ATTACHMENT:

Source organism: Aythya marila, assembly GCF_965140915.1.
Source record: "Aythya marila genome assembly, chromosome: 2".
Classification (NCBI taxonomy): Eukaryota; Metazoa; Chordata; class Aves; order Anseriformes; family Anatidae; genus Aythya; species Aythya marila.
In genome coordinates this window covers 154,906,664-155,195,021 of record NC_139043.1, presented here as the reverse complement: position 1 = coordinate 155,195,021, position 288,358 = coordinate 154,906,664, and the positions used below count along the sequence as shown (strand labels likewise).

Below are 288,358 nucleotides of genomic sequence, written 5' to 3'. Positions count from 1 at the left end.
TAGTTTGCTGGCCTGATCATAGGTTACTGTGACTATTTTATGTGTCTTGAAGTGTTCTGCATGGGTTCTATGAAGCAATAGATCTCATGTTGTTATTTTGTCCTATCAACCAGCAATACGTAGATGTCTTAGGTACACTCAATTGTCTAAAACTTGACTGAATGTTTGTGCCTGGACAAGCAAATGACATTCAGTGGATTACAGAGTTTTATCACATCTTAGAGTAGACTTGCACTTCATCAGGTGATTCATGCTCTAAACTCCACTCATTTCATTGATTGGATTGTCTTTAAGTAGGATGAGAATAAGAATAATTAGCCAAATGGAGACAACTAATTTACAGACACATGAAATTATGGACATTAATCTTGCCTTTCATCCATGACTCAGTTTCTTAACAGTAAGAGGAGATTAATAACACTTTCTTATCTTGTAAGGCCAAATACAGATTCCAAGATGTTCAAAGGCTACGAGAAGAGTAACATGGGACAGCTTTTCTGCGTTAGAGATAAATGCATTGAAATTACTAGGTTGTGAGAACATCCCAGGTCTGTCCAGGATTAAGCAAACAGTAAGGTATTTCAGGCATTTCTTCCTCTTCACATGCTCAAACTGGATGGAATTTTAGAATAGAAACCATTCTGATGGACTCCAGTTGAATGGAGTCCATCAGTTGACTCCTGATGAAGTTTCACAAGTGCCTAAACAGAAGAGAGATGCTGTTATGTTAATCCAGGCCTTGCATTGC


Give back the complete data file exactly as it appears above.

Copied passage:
Source organism: Aythya marila, assembly GCF_965140915.1.
Source record: "Aythya marila genome assembly, chromosome: 2".
Classification (NCBI taxonomy): Eukaryota; Metazoa; Chordata; class Aves; order Anseriformes; family Anatidae; genus Aythya; species Aythya marila.
In genome coordinates this window covers 154,906,664-155,195,021 of record NC_139043.1, presented here as the reverse complement: position 1 = coordinate 155,195,021, position 288,358 = coordinate 154,906,664, and the positions used below count along the sequence as shown (strand labels likewise).

Below are 288,358 nucleotides of genomic sequence, written 5' to 3'. Positions count from 1 at the left end.
TAGTTTGCTGGCCTGATCATAGGTTACTGTGACTATTTTATGTGTCTTGAAGTGTTCTGCATGGGTTCTATGAAGCAATAGATCTCATGTTGTTATTTTGTCCTATCAACCAGCAATACGTAGATGTCTTAGGTACACTCAATTGTCTAAAACTTGACTGAATGTTTGTGCCTGGACAAGCAAATGACATTCAGTGGATTACAGAGTTTTATCACATCTTAGAGTAGACTTGCACTTCATCAGGTGATTCATGCTCTAAACTCCACTCATTTCATTGATTGGATTGTCTTTAAGTAGGATGAGAATAAGAATAATTAGCCAAATGGAGACAACTAATTTACAGACACATGAAATTATGGACATTAATCTTGCCTTTCATCCATGACTCAGTTTCTTAACAGTAAGAGGAGATTAATAACACTTTCTTATCTTGTAAGGCCAAATACAGATTCCAAGATGTTCAAAGGCTACGAGAAGAGTAACATGGGACAGCTTTTCTGCGTTAGAGATAAATGCATTGAAATTACTAGGTTGTGAGAACATCCCAGGTCTGTCCAGGATTAAGCAAACAGTAAGGTATTTCAGGCATTTCTTCCTCTTCACATGCTCAAACTGGATGGAATTTTAGAATAGAAACCATTCTGATGGACTCCAGTTGAATGGAGTCCATCAGTTGACTCCTGATGAAGTTTCACAAGTGCCTAAACAGAAGAGAGATGCTGTTATGTTAATCCAGGCCTTGCATTGC